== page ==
We Are All Ms. Hervin Khalaf
Updated: Apr 20
A simple definition of an empathic is someone who can ‘understand and share in the feelings of another’. With the aid of the inner eye, we can even witness what a person is going through from a description or narrative of far away events. People with sympathetic abilities contribute to the advancement of society and are a vessel for social consciousness. Compassionate individuals do not immediately judge others, but first consider what it means to walk in their shoes.
Contrary characteristics to empathy are callousness and narcissism. Senior campaign advisor Lara Trump is the epitome of a non-empathic who supports her father-in-law. On the October 14th Fox News at Night broadcast with host Shannon Bream, Lara defended Trump’s actions in Syria by stating most Americans don’t know who the Kurds are. Not a sound or rational defense for certain genocide and ethic cleansing. In a phone call with Erdogan of Turkey, Trump betrayed the Kurds who were our allies in the fight against ISIS. Like a mob boss in a second-rate B movie, Trump demands loyalty but gives none as suits his needs. Today, the House of Representatives condemned his withdrawal of troops from Northern Syria.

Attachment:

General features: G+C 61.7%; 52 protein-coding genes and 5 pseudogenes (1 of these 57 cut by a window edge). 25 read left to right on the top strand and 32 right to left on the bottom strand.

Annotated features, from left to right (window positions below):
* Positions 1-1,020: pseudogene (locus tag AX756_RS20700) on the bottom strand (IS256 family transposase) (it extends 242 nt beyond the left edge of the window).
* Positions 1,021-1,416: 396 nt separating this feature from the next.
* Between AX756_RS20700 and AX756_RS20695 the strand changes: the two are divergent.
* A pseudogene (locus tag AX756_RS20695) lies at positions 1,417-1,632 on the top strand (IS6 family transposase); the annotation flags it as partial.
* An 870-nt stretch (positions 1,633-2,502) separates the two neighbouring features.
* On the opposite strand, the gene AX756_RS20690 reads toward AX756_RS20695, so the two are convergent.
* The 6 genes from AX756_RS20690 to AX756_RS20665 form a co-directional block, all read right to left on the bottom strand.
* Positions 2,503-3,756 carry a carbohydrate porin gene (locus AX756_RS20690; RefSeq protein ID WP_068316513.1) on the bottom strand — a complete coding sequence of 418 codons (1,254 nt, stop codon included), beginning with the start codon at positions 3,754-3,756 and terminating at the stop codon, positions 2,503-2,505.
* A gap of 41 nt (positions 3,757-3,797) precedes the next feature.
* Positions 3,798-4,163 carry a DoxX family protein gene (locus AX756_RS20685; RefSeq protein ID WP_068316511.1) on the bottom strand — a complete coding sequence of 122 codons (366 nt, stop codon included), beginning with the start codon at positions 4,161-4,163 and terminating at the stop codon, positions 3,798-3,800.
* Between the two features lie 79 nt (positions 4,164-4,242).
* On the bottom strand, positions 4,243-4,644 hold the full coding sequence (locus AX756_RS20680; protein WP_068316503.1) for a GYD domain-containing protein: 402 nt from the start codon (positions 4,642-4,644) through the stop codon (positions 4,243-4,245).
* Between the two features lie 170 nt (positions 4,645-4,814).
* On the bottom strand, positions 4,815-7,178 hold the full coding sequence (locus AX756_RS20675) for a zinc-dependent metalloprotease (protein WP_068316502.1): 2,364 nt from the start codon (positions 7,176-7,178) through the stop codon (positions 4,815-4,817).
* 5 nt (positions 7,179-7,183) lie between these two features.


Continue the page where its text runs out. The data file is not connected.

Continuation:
We are all Hervin Khalaf. A Kurdish politician and secretary general of the Future Syria Party, she was a victim of Trump’s war crimes. Turkish-backed rebels dragged her and her driver from their vehicle. Twitter was awash in images of Ms. Khalaf being raped on rocks, her face grey from the dust and pain. The boots and rifles of her assailants and their accomplices are clearly visible in the video. Reports are the driver was executed and the Turkish proxies stoned her to death. Their murder is the clear result of Trump giving Erdogan the go-ahead to invade the Kurds.
Unless you’re like Lara Trump who’s immune from the feelings of strangers, closing off techniques can be employed by an empathic. Prayers, affirmations, and visualizations are methods one can utilize to not give hospitality to other people’s negativity. Shielding oneself off enables us to understand what someone is going through, and to walk in his or her shoes. I imagine myself wrapped up in the petals of a flower, or I’ll say an ancient Kabblalistic prayer, the Ana Be’Koach to surround myself with light and protection. In my memoir, My Random Death, I go into detail about these practices.
We can employ some basic tools to protect ourselves while we still ‘love thy neighbor, and welcome the stranger, as thyself’.